Lightning, thunder, torrential downpour, hail, massive puddles.
Last year, the event was cancelled due to threat of a hurricane. This year, it almost looked like it would be cancelled with the ominous black skies and constant lightning.
Amazingly, it was only lightly raining and the race started (on time!) at 7:45.
Moments after starting the race, I heard a large BOOM of thunder and thought oh boy, here we go!
Around the second mile, when we neared Main Street in Annapolis, the sky opened and the rain started pouring…hard. Seconds later, hail fell from the sky. But we were only at mile 2! I kept my head down (thank goodness for my Iron Girl visor to protect my eyes/face!) and kept hopping through puddles.
I felt like a gleeful 4-year-old. The rain kept pouring, I got to run through puddles, and I loved every second of it. All the runners really got into it. People raised their arms in the air, tilted their heads back to collect the rain drops in their mouths, and made tons of noise.
I want to give a shout out not only to the other runners who braved the torrential downpour and hail to run this race, but also to the supporters! Family members, race volunteers, and others lined up along the course decked out in ponchos, rain gear, umbrellas, and cheered us on. I love race events!!
I planned well for the rain. I wore my ZOOMA Annapolis race shirt and moisture-wicking pants. Both were waterproof throughout the race and kept me dry. My shoes were soaked through, but didn’t weigh me down as much as I thought they would!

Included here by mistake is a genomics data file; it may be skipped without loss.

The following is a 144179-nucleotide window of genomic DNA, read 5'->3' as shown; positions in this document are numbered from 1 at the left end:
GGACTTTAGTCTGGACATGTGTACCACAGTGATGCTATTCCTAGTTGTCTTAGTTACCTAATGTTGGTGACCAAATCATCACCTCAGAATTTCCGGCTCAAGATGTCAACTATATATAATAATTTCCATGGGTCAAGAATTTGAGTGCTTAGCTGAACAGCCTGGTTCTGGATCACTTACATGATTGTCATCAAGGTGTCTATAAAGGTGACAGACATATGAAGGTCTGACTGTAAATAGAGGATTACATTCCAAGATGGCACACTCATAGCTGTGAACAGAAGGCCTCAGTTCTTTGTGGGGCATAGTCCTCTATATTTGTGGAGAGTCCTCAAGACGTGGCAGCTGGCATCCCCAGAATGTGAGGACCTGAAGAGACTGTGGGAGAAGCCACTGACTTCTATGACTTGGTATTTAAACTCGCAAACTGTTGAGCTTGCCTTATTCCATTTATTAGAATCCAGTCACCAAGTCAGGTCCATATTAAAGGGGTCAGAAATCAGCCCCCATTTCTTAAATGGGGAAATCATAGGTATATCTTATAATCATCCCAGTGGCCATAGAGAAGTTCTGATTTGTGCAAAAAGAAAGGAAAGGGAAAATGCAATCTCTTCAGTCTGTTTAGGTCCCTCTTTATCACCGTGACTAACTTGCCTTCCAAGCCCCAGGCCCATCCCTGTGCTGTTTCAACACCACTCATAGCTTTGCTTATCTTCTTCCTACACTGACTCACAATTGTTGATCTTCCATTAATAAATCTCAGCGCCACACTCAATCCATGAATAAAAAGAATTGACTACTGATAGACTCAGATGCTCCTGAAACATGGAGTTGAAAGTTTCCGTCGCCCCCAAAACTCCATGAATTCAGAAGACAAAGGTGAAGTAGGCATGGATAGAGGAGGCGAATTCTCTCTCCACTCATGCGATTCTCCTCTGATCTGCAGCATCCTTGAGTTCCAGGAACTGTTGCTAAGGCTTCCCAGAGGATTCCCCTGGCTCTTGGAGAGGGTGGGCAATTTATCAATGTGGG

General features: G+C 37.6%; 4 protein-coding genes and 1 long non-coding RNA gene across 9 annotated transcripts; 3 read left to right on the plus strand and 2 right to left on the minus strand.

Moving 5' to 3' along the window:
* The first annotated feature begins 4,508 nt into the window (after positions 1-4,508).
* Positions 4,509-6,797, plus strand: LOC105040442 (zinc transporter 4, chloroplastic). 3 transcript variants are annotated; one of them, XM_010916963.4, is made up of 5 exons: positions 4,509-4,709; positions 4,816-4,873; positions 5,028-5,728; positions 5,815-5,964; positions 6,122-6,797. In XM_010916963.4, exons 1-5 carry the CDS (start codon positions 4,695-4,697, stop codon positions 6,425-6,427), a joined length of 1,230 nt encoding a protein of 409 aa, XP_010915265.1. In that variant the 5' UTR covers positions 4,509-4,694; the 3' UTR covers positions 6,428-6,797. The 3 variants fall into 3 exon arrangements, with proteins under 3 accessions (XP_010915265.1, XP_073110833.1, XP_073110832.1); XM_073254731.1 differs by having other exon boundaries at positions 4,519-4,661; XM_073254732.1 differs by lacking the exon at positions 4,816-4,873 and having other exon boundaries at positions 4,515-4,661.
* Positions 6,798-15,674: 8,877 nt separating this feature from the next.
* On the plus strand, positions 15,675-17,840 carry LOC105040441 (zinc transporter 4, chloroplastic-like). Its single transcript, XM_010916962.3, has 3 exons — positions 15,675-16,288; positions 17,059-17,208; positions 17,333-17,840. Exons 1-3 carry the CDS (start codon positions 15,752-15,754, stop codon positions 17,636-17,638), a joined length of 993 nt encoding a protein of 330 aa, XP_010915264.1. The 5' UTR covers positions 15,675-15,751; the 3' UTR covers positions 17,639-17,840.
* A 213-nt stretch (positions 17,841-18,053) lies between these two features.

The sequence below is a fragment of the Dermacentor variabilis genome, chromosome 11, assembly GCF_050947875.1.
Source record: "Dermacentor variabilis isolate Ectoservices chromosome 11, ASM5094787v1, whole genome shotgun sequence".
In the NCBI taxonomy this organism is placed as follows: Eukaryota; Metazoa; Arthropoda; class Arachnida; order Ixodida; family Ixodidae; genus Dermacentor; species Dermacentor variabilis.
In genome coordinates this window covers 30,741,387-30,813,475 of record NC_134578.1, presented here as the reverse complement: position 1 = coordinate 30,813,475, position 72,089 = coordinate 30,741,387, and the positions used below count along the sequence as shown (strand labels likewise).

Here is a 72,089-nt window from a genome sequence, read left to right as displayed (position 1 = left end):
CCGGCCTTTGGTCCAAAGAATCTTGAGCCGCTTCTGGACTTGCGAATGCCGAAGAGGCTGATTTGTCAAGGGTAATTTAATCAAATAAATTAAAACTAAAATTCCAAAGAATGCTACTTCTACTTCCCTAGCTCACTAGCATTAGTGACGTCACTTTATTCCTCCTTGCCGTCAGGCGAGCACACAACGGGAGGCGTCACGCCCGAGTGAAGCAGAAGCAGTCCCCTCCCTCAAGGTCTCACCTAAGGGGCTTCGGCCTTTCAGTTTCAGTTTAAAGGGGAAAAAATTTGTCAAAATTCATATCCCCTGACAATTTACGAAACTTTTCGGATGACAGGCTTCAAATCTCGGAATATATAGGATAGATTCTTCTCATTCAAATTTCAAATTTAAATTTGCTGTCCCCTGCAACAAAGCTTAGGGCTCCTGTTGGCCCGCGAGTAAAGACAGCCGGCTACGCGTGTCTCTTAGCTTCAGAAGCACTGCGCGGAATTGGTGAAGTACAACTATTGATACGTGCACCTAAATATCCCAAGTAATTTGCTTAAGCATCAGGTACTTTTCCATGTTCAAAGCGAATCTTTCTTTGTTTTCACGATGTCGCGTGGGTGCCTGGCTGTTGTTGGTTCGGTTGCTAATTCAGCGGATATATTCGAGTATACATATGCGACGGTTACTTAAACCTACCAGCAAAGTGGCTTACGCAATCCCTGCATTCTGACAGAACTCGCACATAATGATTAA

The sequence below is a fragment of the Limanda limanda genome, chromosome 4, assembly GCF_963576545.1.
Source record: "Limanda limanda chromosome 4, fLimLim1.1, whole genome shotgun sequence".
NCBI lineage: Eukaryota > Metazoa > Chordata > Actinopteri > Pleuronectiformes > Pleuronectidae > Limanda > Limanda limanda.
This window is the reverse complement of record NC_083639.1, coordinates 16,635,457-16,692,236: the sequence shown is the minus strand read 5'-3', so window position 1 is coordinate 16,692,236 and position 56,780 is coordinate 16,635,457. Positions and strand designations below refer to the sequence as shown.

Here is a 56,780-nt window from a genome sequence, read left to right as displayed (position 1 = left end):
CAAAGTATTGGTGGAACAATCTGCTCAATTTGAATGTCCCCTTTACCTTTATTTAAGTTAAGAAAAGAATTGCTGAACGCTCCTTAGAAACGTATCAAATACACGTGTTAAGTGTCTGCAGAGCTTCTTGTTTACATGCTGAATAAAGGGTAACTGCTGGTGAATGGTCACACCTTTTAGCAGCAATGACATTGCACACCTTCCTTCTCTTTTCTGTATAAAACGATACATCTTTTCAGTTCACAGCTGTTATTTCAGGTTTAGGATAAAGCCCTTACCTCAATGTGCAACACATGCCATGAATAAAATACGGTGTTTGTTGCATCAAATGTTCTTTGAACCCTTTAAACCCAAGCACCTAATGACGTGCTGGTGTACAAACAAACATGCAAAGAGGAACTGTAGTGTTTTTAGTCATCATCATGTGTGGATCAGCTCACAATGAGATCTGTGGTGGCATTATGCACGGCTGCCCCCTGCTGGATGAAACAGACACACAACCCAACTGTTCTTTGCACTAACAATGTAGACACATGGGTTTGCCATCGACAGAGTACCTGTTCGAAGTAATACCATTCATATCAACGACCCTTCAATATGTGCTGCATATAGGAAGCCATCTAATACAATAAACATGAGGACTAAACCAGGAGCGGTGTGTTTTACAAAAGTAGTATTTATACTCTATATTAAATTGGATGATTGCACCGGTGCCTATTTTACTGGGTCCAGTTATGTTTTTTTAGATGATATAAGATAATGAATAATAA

I ran most of the first three miles with a fellow ZOOMA participant! I ran toward her at the beginning of the race because our outfits were identical: ZOOMA race shirt and grey capri running pants. How funny is that?
Let’s talk about the crazy course: we ran from Navy Stadium through downtown (Main Street) Annapolis, over the Severn River bridge and toward Severna Park. There were tons of hills. Long, steady hills.
I maintained a pretty solid 9:30/9:45 pace for the entire race, even with the hills, stopping twice to walk through water stations. The clouds cleared around my mile 6, so I was more than ready for a water stop at mile 7ish.
An email from the race organizers last week indicated that this is not a personal best time race. I’m super amazed that I managed to run my best during this race, especially with the rain, puddles, wind, and hail. But as I remarked to a friend today, I think the hills help me work harder. There’s so much going on in my head during a race, and having a hill to conquer makes it an even better experience.
Physically, I felt great during the race and still do several hours later! I’ve spent the better part of this year training my body for these longer race distances, but being able to run 10 miles before 10:00 a.m. and then go about my normal daily routine still blows my mind.